J.S. Taylor 

Today's Scripture: “For I know that my Redeemer lives, 
 and at the last he will stand upon the earth.” Job 19:25, ESV 

Theme: In the middle of the deepest pain, you can know that Jesus is eternally with and for you. 


It’s a remarkable statement, really, and one that I have found at once profoundly mysterious yet deeply moving. Job, whom many scholars believe lived in the time of Abraham (which was perhaps as much 2,000 years before Christ), amid immense suffering, foretells his faith in a coming Redeemer. He has lost everything – family, friends, and great wealth.  Even his wife tells him to “curse God and die.” But in the middle of this, he still acknowledges his faith in the ultimate victory that Christ will have in the end.  


“We have to help a whole generation realize that things that are hard and difficult are actually some of the most important things for you” (John Mark Comer). 

God calls Job His “faithful servant”. Yet He allows great calamity to occur in Job’s life. It’s easy to blame God when things don’t go well. Yet Job endured – and I am convinced that God sustained Job throughout this trial. It wasn’t Job’s willpower alone that enabled him to endure. 

At times, God may seem absent or disinterested during your suffering. But there’s always a plan, although we may not be able to understand at the time. And His plan is a good plan that can spur significant seasons of growth if we seek Him during this crisis. As I heard once: “God is most omnipotently present when God seems to be most conspicuously absent” (Karen Jobes, Esther). 


C.S. Lewis wrote: “Mental pain is less dramatic than physical pain, but it is more common and also more hard to bear. The frequent attempt to conceal mental pain increases the burden: it is easier to say ‘My tooth is aching’ than it is to say, ‘My heart is broken.’” 

In addition to Job’s physical suffering, the mental and emotional pain must have been enormous and unbearable. So much loss had happened, in almost an instant, despite him being a faithful servant. He had a broken heart.  


Eloi, Eloi, lema sabachthani?” which means, “My God, my God, why have you forsaken me?” (Mark 15:34b, ESV).  

We don’t tend to focus on suffering in our worship services or in our music. Yet the Bible is full of cries to God in times of great pain. There’s David’s distress in Psalm 22, which Jesus quoted when He cried out on the cross. There’s Solomon’s frustration and the wailing Jeremiah - all suffering, all pleading, all grieving. I believe God wants all of me through whatever season. As the passage in Ecclesiastes states, there is a time for everything under the sun - whether it be thrilling success or the grieving of a significant loss.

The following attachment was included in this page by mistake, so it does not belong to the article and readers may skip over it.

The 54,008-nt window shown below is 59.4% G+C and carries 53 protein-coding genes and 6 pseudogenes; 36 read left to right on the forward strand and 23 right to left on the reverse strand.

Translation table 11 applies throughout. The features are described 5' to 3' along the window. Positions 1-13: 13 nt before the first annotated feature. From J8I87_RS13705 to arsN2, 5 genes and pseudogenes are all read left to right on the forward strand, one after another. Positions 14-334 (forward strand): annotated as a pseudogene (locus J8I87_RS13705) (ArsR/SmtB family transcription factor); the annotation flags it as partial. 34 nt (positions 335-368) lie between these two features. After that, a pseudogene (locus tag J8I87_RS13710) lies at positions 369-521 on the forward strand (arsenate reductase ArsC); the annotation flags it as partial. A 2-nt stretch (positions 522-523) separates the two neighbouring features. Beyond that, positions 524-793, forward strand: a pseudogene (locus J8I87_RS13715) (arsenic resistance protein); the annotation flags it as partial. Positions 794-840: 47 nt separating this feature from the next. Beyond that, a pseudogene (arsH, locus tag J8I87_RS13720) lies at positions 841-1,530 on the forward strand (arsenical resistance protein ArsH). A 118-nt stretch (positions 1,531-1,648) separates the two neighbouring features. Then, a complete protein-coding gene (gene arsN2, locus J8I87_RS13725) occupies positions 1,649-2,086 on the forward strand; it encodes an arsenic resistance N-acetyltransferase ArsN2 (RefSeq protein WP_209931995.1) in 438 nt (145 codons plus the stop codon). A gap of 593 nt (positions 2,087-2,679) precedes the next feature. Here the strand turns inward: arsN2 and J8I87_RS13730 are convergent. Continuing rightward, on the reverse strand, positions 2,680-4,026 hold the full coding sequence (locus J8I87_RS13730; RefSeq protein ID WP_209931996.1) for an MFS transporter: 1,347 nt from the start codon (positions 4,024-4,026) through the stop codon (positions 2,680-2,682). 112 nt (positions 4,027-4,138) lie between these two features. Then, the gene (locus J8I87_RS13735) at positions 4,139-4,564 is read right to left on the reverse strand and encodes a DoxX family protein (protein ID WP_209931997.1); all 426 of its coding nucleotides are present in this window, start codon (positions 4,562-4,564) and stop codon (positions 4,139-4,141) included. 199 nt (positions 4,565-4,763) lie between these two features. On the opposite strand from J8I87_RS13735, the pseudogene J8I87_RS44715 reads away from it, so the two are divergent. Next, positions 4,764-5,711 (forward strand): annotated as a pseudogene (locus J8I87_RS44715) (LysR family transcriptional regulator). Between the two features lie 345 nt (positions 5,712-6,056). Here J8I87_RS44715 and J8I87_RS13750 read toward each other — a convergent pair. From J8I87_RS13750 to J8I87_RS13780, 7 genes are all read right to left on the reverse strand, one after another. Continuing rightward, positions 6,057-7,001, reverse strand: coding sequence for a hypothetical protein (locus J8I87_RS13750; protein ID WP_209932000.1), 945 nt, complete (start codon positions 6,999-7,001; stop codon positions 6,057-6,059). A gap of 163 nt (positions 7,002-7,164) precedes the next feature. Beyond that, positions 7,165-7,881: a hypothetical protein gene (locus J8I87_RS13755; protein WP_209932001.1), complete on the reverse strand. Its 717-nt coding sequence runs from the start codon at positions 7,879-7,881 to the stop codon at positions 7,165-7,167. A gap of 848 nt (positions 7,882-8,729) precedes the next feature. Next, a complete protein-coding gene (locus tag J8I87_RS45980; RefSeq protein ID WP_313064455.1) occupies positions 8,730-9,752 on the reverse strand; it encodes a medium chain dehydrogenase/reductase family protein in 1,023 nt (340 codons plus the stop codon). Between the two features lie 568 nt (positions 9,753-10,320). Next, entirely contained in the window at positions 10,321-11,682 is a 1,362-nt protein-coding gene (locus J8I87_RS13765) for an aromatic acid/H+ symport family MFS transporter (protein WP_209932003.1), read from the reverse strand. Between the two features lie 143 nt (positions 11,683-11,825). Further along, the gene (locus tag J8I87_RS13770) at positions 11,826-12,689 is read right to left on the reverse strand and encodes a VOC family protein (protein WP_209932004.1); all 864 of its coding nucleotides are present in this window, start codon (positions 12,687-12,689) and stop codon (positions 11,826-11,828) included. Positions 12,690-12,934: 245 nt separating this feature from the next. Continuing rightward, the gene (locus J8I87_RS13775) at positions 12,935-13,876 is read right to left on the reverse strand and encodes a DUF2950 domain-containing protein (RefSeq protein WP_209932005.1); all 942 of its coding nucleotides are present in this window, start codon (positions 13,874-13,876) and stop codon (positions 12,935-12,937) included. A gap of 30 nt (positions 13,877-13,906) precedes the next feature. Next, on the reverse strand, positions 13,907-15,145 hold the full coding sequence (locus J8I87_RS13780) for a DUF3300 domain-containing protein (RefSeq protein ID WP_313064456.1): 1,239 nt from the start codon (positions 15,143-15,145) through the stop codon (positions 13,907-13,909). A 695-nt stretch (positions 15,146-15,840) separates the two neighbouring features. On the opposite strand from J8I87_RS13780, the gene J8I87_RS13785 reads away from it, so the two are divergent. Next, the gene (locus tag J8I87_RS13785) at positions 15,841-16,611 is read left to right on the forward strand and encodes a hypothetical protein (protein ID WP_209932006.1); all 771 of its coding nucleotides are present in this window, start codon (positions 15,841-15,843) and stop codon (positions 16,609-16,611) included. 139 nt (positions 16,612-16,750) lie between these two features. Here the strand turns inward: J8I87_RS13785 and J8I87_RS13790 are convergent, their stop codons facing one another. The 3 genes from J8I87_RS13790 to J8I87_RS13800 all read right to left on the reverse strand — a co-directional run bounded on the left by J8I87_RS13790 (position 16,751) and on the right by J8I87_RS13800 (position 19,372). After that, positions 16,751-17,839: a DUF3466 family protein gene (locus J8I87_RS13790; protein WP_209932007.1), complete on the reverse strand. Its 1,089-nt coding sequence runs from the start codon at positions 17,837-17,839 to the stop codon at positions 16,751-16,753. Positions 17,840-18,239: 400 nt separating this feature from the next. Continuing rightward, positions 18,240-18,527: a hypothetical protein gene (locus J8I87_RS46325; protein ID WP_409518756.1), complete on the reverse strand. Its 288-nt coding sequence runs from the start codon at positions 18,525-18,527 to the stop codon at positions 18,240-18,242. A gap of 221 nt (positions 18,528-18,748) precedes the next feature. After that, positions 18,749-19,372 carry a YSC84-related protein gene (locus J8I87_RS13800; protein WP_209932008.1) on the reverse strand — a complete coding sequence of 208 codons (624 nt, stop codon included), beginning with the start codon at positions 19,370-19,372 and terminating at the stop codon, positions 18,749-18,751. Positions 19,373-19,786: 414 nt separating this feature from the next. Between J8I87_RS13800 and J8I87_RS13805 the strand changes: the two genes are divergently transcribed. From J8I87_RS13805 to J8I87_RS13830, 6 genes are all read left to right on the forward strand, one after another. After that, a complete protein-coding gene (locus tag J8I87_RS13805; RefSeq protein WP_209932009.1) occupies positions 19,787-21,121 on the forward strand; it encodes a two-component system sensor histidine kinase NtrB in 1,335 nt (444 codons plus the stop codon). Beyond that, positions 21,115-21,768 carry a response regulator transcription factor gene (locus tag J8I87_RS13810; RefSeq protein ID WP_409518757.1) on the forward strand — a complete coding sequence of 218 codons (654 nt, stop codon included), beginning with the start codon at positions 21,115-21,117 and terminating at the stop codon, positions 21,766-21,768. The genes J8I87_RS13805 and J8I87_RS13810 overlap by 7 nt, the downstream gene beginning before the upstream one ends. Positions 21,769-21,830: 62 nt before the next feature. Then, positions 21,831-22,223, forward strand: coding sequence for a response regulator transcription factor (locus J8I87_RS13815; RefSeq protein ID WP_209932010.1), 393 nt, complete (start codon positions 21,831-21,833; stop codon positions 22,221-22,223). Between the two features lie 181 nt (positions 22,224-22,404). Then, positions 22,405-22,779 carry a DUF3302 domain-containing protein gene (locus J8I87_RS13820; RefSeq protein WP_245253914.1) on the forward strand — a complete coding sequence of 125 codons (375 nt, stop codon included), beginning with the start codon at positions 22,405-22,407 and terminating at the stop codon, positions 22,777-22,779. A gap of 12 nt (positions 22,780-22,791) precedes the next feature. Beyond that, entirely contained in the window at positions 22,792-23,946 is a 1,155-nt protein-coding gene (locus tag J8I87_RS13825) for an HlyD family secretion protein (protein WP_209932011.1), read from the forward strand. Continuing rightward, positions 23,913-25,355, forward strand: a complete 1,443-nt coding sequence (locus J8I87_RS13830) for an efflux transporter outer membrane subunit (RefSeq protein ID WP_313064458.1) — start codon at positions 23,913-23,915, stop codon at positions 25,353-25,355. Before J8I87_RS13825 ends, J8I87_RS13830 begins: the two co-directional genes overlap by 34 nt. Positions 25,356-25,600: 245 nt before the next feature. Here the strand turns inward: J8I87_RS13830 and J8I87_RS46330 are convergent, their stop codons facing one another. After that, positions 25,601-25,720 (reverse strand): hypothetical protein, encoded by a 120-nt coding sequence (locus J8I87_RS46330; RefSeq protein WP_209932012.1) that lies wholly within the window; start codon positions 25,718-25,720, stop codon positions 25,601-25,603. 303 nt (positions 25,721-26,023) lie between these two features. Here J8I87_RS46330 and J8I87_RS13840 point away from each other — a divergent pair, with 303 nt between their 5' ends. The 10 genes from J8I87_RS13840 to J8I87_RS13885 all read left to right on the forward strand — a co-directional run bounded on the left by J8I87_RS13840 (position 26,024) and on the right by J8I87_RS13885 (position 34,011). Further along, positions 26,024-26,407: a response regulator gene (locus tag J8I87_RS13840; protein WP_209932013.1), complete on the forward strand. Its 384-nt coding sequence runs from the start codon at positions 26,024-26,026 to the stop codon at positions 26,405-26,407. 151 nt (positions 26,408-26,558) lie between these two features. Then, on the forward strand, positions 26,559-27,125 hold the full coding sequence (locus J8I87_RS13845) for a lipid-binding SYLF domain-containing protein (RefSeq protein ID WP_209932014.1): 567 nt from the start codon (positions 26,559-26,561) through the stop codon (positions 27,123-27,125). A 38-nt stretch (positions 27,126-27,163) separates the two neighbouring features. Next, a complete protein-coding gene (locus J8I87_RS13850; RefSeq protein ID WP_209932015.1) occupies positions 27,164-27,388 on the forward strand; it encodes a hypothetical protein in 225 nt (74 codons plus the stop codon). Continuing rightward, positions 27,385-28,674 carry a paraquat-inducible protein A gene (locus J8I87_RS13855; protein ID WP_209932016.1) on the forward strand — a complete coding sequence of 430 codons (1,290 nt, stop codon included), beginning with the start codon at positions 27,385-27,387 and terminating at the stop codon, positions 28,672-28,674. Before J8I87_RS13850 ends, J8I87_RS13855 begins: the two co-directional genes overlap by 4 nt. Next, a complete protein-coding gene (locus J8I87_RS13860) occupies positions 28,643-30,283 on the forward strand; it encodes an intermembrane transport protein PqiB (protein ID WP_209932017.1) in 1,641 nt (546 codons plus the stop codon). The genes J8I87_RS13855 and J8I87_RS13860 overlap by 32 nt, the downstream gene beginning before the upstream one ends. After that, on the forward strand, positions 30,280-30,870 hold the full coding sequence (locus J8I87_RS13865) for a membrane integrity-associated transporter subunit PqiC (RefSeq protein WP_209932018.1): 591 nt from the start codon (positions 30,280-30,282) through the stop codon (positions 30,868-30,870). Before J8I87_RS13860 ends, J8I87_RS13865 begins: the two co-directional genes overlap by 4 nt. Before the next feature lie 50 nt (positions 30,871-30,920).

Making It Personal: One time, in a conversation with some antagonistic non-believers, I gave credit to God for something good in my life. One of them chastised me for not taking credit myself saying: “Be careful, Steve, or you’ll end up like Job.” To their apparent astonishment, I responded, “I would gladly end up like Job.”  

Seasons of suffering are difficult. How can we depend on God, no matter what the circumstances? When life is tough, I personally have to play the tape through – praying for acceptance of whatever the outcome may be - although I may not understand what is happening. Much is made of Job’s suffering, which was great, but I find many times there is not as much attention on the ultimate, victorious outcome. It’s important to read the full story – it speaks to the redemption we have through Christ. I know that my Redeemer lives and has conquered all.  

I am reminded of the old hymn, which goes:  

“I know my Redeemer lives, 

What comfort this sweet sentence gives, 

He lives, He lives who once was dead, 

He lives, my ever-living head.”   

(Written by Samuel Medley) 

Pray: “Let nothing disturb you, let nothing make you afraid, all things pass, but God is unchanging, patience is enough for everything, you who have God you lack nothing, God alone is sufficient.” (St. Theresa of Avalia, The Bookmark Prayer)

Read: James 5:11; 2 Peter 2:9; Psalm 88 

Weekly Memory Verse:  

“I had only heard about you before,

 but now I have seen you with my own eyes. 

I take back everything I said,

 and I sit in dust and ashes to show my repentance.” Job 42:5-6, NLT